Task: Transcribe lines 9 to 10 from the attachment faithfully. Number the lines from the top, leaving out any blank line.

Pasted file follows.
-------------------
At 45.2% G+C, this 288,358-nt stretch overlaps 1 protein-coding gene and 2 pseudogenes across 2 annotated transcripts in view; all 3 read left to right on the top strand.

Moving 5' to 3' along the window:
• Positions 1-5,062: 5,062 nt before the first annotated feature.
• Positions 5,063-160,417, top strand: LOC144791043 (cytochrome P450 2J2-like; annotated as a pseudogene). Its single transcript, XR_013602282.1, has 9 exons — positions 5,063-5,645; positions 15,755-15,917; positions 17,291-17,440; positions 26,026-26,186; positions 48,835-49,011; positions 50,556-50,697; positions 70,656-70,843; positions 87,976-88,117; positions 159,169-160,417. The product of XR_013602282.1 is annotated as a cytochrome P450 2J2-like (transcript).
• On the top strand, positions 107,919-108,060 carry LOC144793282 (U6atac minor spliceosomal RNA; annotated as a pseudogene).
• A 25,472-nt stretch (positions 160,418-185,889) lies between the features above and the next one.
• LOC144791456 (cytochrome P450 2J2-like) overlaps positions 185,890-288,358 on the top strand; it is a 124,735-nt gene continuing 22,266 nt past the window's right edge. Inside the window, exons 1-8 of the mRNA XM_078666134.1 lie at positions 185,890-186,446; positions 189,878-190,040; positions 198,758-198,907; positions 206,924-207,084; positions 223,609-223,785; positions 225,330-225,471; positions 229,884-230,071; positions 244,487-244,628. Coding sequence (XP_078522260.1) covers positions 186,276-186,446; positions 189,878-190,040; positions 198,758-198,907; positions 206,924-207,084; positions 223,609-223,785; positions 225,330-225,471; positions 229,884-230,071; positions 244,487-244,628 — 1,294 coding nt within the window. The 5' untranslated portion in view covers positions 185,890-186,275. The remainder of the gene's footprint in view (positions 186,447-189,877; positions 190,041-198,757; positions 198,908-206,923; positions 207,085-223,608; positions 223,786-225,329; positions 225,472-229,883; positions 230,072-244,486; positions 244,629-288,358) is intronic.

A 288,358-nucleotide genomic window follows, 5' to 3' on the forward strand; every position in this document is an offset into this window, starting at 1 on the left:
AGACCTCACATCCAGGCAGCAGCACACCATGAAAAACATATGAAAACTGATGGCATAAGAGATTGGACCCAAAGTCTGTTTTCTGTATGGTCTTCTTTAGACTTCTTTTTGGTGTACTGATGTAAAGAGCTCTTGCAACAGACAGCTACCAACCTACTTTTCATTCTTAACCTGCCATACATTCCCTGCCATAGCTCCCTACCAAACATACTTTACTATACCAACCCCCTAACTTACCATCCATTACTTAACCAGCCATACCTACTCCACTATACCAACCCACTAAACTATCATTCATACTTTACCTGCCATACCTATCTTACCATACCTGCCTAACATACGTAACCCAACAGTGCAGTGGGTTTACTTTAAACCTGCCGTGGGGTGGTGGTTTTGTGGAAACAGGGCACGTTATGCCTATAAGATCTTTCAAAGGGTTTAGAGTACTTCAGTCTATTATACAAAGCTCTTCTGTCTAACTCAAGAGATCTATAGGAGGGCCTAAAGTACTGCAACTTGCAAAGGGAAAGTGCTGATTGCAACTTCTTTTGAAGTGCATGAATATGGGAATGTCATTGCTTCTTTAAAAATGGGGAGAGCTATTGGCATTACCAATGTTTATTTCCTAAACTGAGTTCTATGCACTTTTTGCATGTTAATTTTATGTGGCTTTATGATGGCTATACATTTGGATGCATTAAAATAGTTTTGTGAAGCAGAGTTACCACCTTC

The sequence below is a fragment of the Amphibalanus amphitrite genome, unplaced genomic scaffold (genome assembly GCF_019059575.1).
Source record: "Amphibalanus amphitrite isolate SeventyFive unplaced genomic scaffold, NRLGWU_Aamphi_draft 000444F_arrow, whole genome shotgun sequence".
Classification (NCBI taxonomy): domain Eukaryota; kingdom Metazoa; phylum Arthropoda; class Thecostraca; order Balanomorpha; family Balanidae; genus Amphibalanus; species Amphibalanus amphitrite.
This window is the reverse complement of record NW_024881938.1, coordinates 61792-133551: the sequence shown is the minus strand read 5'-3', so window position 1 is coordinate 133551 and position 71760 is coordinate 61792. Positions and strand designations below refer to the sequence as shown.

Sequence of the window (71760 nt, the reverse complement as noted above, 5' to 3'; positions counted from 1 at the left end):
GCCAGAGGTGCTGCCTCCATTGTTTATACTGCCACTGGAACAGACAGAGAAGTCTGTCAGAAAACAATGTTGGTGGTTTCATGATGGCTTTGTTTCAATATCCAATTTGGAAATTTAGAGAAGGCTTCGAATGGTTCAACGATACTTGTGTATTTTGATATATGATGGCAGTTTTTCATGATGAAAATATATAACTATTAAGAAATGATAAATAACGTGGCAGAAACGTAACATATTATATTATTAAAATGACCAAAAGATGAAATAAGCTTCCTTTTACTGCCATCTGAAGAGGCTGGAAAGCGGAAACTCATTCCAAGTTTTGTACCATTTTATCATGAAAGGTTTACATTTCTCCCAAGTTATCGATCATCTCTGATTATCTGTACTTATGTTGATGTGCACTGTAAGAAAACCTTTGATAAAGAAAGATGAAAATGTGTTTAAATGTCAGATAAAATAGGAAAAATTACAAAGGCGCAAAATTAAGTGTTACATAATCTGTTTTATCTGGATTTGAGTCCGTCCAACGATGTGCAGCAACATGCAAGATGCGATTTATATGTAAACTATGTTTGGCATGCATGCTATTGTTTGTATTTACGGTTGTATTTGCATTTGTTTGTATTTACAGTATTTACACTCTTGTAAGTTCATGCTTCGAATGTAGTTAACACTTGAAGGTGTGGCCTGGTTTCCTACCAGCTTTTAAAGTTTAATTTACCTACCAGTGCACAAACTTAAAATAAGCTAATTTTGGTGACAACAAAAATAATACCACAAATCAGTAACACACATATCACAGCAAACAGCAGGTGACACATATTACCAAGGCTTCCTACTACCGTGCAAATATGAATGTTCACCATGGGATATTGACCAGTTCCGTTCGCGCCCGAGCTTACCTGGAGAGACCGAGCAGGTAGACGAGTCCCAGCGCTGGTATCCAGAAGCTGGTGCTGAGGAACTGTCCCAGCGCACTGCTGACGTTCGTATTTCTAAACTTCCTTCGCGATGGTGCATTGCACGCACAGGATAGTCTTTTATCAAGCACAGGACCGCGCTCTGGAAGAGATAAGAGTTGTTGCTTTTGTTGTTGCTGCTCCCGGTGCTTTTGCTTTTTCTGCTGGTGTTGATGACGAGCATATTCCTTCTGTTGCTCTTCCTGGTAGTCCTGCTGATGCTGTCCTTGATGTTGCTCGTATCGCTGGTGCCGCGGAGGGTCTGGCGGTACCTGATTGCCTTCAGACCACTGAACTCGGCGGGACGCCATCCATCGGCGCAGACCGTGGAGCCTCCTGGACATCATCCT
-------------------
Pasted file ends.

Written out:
AGACCTCACATCCAGGCAGCAGCACACCATGAAAAACATATGAAAACTGATGGCATAAGAGATTGGACCCAAAGTCTGTTTTCTGTATGGTCTTCTTTAGACTTCTTTTTGGTGTACTGATGTAAAGAGCTCTTGCAACAGACAGCTACCAACCTACTTTTCATTCTTAACCTGCCATACATTCCCTGCCATAGCTCCCTACCAAACATACTTTACTATACCAACCCCCTAACTTACCATCCATTACTTAACCAGCCATACCTACTCCACTATACCAACCCACTAAACTATCATTCATACTTTACCTGCCATACCTATCTTACCATACCTGCCTAACATACGTAACCCAACAGTGCAGTGGGTTTACTTTAAACCTGCCGTGGGGTGGTGGTTTTGTGGAAACAGGGCACGTTATGCCTATAAGATCTTTCAAAGGGTTTAGAGTACTTCAGTCTATTATACAAAGCTCTTCTGTCTAACTCAAGAGATCTATAGGAGGGCCTAAAGTACTGCAACTTGCAAAGGGAAAGTGCTGATTGCAACTTCTTTTGAAGTGCATGAATATGGGAATGTCATTGCTTCTTTAAAAATGGGGAGAGCTATTGGCATTACCAATGTTTATTTCCTAAACTGAGTTCTATGCACTTTTTGCATGTTAATTTTATGTGGCTTTATGATGGCTATACATTTGGATGCATTAAAATAGTTTTGTGAAGCAGAGTTACCACCTTC

The sequence below is a fragment of the Amphibalanus amphitrite genome, unplaced genomic scaffold (genome assembly GCF_019059575.1).